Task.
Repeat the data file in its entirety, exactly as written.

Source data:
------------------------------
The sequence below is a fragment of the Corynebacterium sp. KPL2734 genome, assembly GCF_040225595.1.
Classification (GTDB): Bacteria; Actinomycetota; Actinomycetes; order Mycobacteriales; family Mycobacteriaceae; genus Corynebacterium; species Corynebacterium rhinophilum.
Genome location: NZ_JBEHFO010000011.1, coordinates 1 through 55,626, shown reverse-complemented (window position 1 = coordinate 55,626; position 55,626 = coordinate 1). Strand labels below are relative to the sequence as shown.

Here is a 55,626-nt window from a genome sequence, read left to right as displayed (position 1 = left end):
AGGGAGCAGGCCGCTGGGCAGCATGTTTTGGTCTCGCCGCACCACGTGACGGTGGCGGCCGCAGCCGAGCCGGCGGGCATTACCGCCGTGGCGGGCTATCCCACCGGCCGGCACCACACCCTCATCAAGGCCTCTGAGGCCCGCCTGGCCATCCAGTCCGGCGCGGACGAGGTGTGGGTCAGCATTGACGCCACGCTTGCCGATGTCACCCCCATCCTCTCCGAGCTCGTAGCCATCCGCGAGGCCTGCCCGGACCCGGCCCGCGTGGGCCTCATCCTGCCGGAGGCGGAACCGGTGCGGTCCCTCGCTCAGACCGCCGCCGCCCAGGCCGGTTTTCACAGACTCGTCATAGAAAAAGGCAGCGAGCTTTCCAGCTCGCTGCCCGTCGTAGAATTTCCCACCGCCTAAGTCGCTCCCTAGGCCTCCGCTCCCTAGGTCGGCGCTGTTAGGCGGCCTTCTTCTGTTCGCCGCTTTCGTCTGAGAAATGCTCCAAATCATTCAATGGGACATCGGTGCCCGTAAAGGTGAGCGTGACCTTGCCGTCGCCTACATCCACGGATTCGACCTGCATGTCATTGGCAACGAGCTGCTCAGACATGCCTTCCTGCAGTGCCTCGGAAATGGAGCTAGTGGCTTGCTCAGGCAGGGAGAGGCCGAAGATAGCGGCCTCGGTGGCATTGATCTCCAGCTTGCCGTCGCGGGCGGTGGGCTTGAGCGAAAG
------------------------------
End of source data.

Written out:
The sequence below is a fragment of the Corynebacterium sp. KPL2734 genome, assembly GCF_040225595.1.
Classification (GTDB): Bacteria; Actinomycetota; Actinomycetes; order Mycobacteriales; family Mycobacteriaceae; genus Corynebacterium; species Corynebacterium rhinophilum.
Genome location: NZ_JBEHFO010000011.1, coordinates 1 through 55,626, shown reverse-complemented (window position 1 = coordinate 55,626; position 55,626 = coordinate 1). Strand labels below are relative to the sequence as shown.

Here is a 55,626-nt window from a genome sequence, read left to right as displayed (position 1 = left end):
AGGGAGCAGGCCGCTGGGCAGCATGTTTTGGTCTCGCCGCACCACGTGACGGTGGCGGCCGCAGCCGAGCCGGCGGGCATTACCGCCGTGGCGGGCTATCCCACCGGCCGGCACCACACCCTCATCAAGGCCTCTGAGGCCCGCCTGGCCATCCAGTCCGGCGCGGACGAGGTGTGGGTCAGCATTGACGCCACGCTTGCCGATGTCACCCCCATCCTCTCCGAGCTCGTAGCCATCCGCGAGGCCTGCCCGGACCCGGCCCGCGTGGGCCTCATCCTGCCGGAGGCGGAACCGGTGCGGTCCCTCGCTCAGACCGCCGCCGCCCAGGCCGGTTTTCACAGACTCGTCATAGAAAAAGGCAGCGAGCTTTCCAGCTCGCTGCCCGTCGTAGAATTTCCCACCGCCTAAGTCGCTCCCTAGGCCTCCGCTCCCTAGGTCGGCGCTGTTAGGCGGCCTTCTTCTGTTCGCCGCTTTCGTCTGAGAAATGCTCCAAATCATTCAATGGGACATCGGTGCCCGTAAAGGTGAGCGTGACCTTGCCGTCGCCTACATCCACGGATTCGACCTGCATGTCATTGGCAACGAGCTGCTCAGACATGCCTTCCTGCAGTGCCTCGGAAATGGAGCTAGTGGCTTGCTCAGGCAGGGAGAGGCCGAAGATAGCGGCCTCGGTGGCATTGATCTCCAGCTTGCCGTCGCGGGCGGTGGGCTTGAGCGAAAG